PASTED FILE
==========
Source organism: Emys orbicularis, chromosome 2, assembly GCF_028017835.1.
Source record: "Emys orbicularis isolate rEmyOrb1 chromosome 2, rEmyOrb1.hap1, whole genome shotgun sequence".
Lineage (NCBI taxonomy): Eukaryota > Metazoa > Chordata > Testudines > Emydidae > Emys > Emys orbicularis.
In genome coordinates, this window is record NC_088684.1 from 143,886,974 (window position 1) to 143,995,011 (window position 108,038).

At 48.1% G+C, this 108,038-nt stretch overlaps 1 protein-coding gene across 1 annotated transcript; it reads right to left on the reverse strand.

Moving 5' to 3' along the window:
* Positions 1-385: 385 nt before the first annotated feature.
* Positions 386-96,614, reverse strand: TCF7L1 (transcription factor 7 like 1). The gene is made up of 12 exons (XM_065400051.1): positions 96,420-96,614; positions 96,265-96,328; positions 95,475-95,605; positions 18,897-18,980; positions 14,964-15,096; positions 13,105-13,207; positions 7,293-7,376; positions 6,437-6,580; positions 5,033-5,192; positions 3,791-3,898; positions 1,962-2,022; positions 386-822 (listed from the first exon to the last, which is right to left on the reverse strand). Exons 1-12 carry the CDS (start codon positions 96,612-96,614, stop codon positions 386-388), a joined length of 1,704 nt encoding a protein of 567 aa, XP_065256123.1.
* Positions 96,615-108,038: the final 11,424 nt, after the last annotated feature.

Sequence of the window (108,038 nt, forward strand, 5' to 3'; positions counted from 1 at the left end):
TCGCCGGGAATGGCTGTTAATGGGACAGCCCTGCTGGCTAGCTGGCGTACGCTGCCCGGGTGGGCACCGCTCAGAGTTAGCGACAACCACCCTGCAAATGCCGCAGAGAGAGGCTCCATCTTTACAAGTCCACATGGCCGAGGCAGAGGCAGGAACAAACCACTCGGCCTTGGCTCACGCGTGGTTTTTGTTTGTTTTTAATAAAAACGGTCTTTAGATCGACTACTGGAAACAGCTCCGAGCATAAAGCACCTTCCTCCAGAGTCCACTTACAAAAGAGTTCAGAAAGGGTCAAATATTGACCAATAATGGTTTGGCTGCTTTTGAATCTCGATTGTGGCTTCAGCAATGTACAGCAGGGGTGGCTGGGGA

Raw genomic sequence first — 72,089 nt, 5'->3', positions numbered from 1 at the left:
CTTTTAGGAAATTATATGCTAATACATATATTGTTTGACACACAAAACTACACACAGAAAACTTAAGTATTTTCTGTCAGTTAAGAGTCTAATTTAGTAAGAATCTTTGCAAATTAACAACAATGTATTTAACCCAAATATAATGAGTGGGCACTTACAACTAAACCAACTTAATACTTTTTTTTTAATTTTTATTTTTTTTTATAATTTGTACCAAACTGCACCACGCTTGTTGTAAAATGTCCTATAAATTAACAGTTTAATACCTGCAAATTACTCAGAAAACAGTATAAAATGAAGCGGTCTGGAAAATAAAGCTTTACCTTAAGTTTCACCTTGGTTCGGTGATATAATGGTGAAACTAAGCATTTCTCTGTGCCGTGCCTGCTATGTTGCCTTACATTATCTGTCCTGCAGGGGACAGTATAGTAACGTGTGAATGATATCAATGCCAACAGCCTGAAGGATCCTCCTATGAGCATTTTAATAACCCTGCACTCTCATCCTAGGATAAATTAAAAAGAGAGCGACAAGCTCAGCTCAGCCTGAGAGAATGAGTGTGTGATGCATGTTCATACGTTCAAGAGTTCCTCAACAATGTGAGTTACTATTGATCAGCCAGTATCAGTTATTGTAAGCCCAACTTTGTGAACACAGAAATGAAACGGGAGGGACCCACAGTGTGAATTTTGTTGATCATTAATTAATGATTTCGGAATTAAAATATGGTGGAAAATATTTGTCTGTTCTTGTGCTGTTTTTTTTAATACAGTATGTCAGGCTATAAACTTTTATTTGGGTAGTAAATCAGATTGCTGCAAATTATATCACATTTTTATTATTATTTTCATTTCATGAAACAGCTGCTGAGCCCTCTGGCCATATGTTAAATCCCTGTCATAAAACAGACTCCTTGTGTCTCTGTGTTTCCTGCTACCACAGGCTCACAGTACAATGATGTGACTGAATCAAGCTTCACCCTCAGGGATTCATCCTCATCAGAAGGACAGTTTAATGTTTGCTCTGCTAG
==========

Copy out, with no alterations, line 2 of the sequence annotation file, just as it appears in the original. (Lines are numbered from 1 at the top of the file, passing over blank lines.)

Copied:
Source record: "Emys orbicularis isolate rEmyOrb1 chromosome 2, rEmyOrb1.hap1, whole genome shotgun sequence".